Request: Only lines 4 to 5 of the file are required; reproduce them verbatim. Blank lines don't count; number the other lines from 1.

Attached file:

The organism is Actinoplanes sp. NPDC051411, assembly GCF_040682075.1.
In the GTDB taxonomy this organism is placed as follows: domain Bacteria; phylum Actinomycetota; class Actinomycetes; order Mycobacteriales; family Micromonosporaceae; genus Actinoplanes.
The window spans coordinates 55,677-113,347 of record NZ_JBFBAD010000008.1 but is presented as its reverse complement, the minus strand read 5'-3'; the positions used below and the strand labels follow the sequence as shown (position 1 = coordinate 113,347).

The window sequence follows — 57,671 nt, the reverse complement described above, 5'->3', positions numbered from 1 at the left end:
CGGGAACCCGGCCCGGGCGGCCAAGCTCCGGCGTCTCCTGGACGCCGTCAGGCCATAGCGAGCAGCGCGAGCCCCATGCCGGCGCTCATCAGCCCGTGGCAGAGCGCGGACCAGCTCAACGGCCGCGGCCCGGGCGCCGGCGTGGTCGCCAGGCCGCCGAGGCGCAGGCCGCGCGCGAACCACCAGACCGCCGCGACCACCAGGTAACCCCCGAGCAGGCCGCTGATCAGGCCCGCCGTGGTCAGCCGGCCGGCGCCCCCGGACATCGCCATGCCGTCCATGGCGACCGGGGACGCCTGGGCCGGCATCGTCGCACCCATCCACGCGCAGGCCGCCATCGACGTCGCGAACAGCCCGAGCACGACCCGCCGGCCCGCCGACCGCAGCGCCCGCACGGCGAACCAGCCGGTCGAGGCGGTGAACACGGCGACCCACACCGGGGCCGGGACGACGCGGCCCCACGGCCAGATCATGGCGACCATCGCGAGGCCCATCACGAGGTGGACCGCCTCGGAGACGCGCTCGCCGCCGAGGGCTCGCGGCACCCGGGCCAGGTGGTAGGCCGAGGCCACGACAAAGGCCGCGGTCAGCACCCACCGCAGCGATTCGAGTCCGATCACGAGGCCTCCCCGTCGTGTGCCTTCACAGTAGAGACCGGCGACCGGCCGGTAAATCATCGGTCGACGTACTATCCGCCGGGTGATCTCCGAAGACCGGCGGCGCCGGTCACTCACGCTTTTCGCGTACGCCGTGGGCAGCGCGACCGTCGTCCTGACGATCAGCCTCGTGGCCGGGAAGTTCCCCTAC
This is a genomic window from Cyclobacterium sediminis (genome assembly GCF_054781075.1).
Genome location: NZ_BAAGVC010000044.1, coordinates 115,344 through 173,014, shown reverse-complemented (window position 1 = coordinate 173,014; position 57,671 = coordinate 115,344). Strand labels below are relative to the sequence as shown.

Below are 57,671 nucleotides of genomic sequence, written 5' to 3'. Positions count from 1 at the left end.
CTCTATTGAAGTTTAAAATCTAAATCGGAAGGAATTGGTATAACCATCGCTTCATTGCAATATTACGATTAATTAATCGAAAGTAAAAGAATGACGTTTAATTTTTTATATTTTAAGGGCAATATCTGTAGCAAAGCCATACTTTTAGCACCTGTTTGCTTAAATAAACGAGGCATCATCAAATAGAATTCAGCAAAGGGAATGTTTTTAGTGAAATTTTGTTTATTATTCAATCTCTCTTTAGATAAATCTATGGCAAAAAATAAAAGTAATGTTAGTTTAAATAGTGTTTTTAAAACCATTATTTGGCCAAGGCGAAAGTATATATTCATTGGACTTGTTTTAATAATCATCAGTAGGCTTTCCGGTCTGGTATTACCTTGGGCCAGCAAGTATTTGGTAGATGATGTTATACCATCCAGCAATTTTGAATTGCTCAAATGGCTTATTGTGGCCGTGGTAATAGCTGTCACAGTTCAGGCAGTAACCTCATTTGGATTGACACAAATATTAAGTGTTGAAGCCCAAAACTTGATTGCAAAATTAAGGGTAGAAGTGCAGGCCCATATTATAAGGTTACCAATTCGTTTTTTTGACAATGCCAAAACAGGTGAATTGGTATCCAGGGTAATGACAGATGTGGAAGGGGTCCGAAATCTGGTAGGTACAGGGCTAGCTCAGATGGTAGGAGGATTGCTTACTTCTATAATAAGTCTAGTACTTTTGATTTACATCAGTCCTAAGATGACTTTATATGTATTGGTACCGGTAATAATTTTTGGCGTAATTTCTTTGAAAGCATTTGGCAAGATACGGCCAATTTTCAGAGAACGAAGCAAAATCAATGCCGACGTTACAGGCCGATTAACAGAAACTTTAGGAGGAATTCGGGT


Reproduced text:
The window sequence follows — 57,671 nt, the reverse complement described above, 5'->3', positions numbered from 1 at the left end:
CGGGAACCCGGCCCGGGCGGCCAAGCTCCGGCGTCTCCTGGACGCCGTCAGGCCATAGCGAGCAGCGCGAGCCCCATGCCGGCGCTCATCAGCCCGTGGCAGAGCGCGGACCAGCTCAACGGCCGCGGCCCGGGCGCCGGCGTGGTCGCCAGGCCGCCGAGGCGCAGGCCGCGCGCGAACCACCAGACCGCCGCGACCACCAGGTAACCCCCGAGCAGGCCGCTGATCAGGCCCGCCGTGGTCAGCCGGCCGGCGCCCCCGGACATCGCCATGCCGTCCATGGCGACCGGGGACGCCTGGGCCGGCATCGTCGCACCCATCCACGCGCAGGCCGCCATCGACGTCGCGAACAGCCCGAGCACGACCCGCCGGCCCGCCGACCGCAGCGCCCGCACGGCGAACCAGCCGGTCGAGGCGGTGAACACGGCGACCCACACCGGGGCCGGGACGACGCGGCCCCACGGCCAGATCATGGCGACCATCGCGAGGCCCATCACGAGGTGGACCGCCTCGGAGACGCGCTCGCCGCCGAGGGCTCGCGGCACCCGGGCCAGGTGGTAGGCCGAGGCCACGACAAAGGCCGCGGTCAGCACCCACCGCAGCGATTCGAGTCCGATCACGAGGCCTCCCCGTCGTGTGCCTTCACAGTAGAGACCGGCGACCGGCCGGTAAATCATCGGTCGACGTACTATCCGCCGGGTGATCTCCGAAGACCGGCGGCGCCGGTCACTCACGCTTTTCGCGTACGCCGTGGGCAGCGCGACCGTCGTCCTGACGATCAGCCTCGTGGCCGGGAAGTTCCCCTAC